Retail sales grew 17.5 per cent in the year to December, accelerating from 15.8 per cent in November and compared with forecasts of a 16.4 percent rise.

Industrial production growth slowed to 18.5 per cent from 19.2 per cent, undercutting market forecasts of a 20.0 per cent increase.

Growth of 8.7 per cent in 2009 fell short of the previous year's rate of 9.6 per cent, but economists polled by Reuters expect a rebound this year to around 9.5 per cent.

That would be enough for China to relegate Japan to number three in the world economic rankings. Goldman Sachs expects China to eclipse the United States as the biggest economy in the world by 2027. - Reuters

DP World Sees 2009 Profit Before Tax Down On Throughput Drop

DUBAI (Zawya Dow Jones)--Dubai-based port operator DP World (DPW.DIF) Monday said it expects 2009 profit to drop as falling container volumes amid the global economic slowdown hit earnings.

"Our 8% decline in volumes will lead to a decline in full year profit before tax against the same period last year," DP World Chief Executive Mohammed Sharaf said in an emailed statement. "However management's focus on cost cutting and maintaining revenues has mitigated the downside and we expect to report 2009 results in line with expectations."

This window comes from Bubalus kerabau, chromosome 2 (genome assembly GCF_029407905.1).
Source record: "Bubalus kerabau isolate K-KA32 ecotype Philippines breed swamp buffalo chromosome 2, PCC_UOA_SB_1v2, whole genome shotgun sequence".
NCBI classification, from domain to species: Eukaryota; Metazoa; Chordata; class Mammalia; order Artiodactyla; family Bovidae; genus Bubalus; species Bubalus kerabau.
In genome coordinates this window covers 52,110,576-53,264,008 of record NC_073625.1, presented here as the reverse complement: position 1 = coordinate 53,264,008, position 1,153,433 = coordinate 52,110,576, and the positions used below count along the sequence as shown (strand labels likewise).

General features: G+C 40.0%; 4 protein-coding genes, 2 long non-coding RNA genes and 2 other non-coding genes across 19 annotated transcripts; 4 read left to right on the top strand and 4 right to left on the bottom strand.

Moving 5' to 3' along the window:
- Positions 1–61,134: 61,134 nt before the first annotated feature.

DP World shares closed Sunday 1.9% lower at $0.52 on the Nasdaq Dubai exchange.

-By Stefania Bianchi, Dow Jones Newswires; +971 4 4461685;

Brockie still hopeful for World Cup

All Whites midfielder Jeremy Brockie believes he can return to fitness before this year's football World Cup in South Africa.

Brockie was stretchered from the field in the North Queensland Fury's match against the Brisbane Roar at the weekend with a broken leg.

Brockie is hopeful the injury won't dent his chances of being picked in the All Whites squad for South Africa.

He says he has been told he could be back playing somewhere between eight and 10 weeks after surgery and a rehab programme.

Brockie played for the under-23's All Whites at the 2008 Beijing Olympics but did not play in the recent World Cup qualifiers.

Lost in a world of toy storeys

Andy Phillips explores the five levels of one man's shrine to playthings and collectables.

My eyes don't know where to look first. Should I gaze at the rare, pristine, unopened Star Wars figures in their original packaging? Or at the Flash Gordon comic - issue No.1? Pressing my face against the glass at the top level of the world's first purpose-built toy museum, it is difficult to know where to begin.

The MINT Museum of Toys, a five-storey establishment between tall buildings close to Singapore's Raffles City complex, is the manifestation of every big kid's dream.